It looks like a space alien, or maybe a very deformed clam. But really, it's a re-creation of a 500-million-year-old life-form.
New images show a sculpture of Agnostus pisiformis, a now-extinct arthropod that used to live in what is today Scandinavia. These creatures, just four-tenths of an inch (1 centimeter) long when they were alive, are nevertheless known in exact anatomical detail because they've been preserved so perfectly in shale and limestones.
"The incredible degree of preservational detail means that we can grasp the entire anatomy of the animal, which, in turn, reveals a lot about its ecology and mode of life," Mats E. Eriksson, a geology professor at Lund University who commissioned the sculpted re-creation as part of a new paper in the journal Earth-Science Reviews, said in a statement.
According to that paper, A. pisiformis started life as a larva and developed into adulthood by repeatedly shedding and regrowing its hard exoskeleton. Its body was protected by two shields that looked a bit like clam shells when the animal curled up. Little is known about the creature's ocean-going lifestyle, but it probably plucked bits of organic matter out of the water for food. [Photos: Strange, Eyeless Creatures from the Cambrian Period]
The odd little critter is also useful to modern scientists as what's called an index fossil. Index fossils are fossils that appear in only a particular time period, so they're used to date layers of rock: If the fossils appear in a rock layer, there's no question about when that layer formed.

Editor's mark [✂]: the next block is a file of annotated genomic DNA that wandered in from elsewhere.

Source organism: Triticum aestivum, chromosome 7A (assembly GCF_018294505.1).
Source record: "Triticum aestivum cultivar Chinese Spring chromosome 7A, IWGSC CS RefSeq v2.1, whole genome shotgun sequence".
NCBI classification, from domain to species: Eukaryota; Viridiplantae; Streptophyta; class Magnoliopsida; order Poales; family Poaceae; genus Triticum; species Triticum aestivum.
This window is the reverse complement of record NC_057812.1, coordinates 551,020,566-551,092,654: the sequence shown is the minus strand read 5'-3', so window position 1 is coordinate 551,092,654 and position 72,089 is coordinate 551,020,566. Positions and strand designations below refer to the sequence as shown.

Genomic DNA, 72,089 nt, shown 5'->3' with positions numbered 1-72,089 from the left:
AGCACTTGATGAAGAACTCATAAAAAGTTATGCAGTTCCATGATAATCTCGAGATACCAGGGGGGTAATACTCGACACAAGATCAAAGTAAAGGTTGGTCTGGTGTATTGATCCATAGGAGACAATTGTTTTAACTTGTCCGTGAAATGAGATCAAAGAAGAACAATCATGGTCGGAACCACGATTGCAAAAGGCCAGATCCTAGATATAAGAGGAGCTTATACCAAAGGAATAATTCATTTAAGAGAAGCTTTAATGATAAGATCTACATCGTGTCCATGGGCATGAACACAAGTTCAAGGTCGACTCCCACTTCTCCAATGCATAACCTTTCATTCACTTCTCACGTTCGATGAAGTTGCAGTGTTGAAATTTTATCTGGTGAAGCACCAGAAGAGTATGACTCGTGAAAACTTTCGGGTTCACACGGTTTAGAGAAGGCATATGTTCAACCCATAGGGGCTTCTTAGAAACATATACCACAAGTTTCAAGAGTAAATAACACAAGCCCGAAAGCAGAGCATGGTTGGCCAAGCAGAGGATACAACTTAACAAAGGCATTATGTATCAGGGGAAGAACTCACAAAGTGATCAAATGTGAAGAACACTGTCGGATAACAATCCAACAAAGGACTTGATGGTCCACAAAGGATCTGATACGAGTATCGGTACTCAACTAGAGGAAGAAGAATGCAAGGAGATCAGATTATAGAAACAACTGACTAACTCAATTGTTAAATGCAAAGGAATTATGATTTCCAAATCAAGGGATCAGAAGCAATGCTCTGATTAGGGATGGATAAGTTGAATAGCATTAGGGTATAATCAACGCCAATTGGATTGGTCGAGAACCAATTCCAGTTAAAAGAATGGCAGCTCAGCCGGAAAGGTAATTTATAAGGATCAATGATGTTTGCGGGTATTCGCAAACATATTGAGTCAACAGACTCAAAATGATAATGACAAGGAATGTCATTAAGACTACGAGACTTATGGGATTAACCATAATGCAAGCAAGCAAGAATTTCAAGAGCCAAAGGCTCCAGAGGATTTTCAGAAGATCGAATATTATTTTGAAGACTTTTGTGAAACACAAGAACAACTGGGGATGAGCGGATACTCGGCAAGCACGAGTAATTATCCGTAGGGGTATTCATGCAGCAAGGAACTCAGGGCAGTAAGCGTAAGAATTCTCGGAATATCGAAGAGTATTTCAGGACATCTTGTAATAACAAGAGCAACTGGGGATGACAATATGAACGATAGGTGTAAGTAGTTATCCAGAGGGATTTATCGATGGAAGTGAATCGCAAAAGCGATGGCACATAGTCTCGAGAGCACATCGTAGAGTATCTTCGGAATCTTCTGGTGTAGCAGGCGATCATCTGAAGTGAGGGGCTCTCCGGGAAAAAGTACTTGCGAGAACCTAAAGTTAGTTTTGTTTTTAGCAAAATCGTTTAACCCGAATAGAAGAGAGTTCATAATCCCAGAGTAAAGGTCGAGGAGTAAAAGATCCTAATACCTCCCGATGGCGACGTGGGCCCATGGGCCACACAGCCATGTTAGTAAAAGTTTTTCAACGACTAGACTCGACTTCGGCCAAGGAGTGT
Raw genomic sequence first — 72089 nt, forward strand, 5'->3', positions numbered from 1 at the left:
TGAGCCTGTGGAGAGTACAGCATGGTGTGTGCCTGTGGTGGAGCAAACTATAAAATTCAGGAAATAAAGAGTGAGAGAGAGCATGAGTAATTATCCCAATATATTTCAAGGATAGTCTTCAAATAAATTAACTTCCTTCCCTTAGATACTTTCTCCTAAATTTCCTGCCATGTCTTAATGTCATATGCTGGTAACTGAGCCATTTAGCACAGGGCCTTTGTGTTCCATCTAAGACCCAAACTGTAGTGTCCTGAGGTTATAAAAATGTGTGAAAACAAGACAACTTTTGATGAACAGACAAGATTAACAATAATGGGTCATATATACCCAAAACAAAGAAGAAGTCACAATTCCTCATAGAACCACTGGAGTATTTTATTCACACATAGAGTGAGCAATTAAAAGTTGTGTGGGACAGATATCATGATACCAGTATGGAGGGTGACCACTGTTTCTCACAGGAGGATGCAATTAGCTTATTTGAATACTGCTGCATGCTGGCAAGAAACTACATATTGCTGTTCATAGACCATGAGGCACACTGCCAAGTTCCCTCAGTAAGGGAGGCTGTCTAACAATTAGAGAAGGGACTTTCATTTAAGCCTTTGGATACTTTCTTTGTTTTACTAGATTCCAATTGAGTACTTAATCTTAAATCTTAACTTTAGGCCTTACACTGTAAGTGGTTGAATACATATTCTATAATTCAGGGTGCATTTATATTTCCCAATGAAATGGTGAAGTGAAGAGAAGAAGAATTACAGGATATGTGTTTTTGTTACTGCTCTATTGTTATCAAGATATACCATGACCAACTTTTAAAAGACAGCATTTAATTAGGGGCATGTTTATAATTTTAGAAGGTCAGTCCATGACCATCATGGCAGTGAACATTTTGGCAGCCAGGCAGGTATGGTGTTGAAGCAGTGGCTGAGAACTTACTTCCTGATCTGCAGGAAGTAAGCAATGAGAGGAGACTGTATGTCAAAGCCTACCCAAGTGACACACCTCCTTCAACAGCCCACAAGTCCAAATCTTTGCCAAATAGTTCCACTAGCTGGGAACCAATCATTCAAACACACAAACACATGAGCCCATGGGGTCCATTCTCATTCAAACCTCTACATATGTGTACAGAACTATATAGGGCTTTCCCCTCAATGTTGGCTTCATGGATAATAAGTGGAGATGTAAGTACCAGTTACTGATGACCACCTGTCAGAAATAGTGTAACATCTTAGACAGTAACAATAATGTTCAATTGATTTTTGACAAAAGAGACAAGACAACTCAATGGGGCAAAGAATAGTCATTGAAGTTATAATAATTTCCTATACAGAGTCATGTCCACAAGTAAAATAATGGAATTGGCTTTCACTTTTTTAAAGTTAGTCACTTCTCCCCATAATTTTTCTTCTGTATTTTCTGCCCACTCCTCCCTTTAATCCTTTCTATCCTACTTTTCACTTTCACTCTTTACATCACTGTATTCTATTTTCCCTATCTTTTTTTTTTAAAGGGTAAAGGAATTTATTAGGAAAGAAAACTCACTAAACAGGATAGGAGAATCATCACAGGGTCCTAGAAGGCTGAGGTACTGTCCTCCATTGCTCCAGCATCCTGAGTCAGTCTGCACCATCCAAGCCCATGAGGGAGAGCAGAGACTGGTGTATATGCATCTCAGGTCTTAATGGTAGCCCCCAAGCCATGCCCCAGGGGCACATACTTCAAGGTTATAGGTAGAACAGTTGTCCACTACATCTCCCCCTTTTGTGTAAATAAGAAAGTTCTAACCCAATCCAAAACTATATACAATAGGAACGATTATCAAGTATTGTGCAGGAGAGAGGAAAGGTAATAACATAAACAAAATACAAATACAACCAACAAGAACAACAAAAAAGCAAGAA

Artists at 10 Tons studio in Denmark created the new lifelike sculptures of A. pisiformis. The process was painstaking and involved multiple steps with hand-modeled clay, wax molds and silicon casts. The final sculptures were made with translucent silicon, and each is about the size of a dinner plate — much larger than the real creatures, which makes it easier to see their anatomy. The artists made a partially unrolled sculpture, mimicking the arthropod's likely positioning during swimming, as well as a rolled-up version to show how its exoskeletal shields would have protected it. They also made a model of the creature as it appears under a scanning electron microscope.
The researchers and artists hope their creations will go on display in a traveling exhibit about the bizarre animals of the Cambrian seas. In their paper, they called the period "one of the most exciting times in Earth history." The Cambrian period was the time of the Cambrian explosion, a rapid diversification of life that gave rise to a host of oddball creatures.
Original article on Live Science.
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Stephanie Pappas is a contributing writer for Live Science, covering topics ranging from geoscience to archaeology to the human brain and behavior. She was previously a senior writer for Live Science but is now a freelancer based in Denver, Colorado, and regularly contributes to Scientific American and The Monitor, the monthly magazine of the American Psychological Association. Stephanie received a bachelor's degree in psychology from the University of South Carolina and a graduate certificate in science communication from the University of California, Santa Cruz.